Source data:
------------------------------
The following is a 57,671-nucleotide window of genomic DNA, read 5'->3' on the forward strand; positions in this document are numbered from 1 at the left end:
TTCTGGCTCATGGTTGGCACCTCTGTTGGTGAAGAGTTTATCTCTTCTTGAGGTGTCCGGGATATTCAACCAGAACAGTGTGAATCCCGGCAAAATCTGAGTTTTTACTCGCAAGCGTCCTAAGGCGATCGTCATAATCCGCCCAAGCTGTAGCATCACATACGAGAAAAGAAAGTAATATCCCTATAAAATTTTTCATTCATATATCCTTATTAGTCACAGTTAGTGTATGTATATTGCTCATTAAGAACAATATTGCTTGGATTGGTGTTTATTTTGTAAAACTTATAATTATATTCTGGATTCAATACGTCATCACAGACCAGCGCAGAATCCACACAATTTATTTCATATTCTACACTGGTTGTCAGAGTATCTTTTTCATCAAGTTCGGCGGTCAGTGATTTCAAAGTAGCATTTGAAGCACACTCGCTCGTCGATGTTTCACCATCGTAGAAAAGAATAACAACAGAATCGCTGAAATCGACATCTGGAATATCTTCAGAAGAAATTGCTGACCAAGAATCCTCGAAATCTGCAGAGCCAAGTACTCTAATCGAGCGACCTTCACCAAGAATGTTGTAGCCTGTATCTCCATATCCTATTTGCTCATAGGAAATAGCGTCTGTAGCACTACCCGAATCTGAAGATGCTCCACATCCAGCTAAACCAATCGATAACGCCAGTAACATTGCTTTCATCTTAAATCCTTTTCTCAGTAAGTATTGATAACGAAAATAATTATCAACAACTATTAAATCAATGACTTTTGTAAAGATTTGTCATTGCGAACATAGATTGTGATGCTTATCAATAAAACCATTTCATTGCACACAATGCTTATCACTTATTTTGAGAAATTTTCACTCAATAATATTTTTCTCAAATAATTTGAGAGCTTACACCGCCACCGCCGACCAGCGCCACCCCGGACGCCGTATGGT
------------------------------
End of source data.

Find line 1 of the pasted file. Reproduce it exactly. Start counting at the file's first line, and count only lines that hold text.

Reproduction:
The following is a 57,671-nucleotide window of genomic DNA, read 5'->3' on the forward strand; positions in this document are numbered from 1 at the left end: